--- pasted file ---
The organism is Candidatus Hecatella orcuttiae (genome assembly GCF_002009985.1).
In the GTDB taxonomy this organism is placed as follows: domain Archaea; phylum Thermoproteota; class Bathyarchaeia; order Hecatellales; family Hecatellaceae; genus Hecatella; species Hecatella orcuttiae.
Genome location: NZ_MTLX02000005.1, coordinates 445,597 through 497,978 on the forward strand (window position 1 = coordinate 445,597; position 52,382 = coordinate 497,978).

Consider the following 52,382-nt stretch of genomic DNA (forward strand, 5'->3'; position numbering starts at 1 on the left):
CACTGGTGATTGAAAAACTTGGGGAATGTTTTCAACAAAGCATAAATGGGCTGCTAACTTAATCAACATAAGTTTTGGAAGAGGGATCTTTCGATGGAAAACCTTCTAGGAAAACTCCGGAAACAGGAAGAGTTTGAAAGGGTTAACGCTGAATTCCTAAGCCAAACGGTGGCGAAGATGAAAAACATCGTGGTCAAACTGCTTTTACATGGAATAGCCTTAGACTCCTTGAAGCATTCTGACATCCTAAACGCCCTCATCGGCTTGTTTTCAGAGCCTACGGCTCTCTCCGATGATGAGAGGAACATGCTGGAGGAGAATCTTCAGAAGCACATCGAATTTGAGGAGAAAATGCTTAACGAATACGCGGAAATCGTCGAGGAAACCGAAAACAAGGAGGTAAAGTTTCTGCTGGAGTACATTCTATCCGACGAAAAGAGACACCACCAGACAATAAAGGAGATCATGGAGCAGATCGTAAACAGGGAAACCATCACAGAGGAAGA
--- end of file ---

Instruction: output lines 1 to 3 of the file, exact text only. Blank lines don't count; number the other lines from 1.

The organism is Candidatus Hecatella orcuttiae (genome assembly GCF_002009985.1).
In the GTDB taxonomy this organism is placed as follows: domain Archaea; phylum Thermoproteota; class Bathyarchaeia; order Hecatellales; family Hecatellaceae; genus Hecatella; species Hecatella orcuttiae.
Genome location: NZ_MTLX02000005.1, coordinates 445,597 through 497,978 on the forward strand (window position 1 = coordinate 445,597; position 52,382 = coordinate 497,978).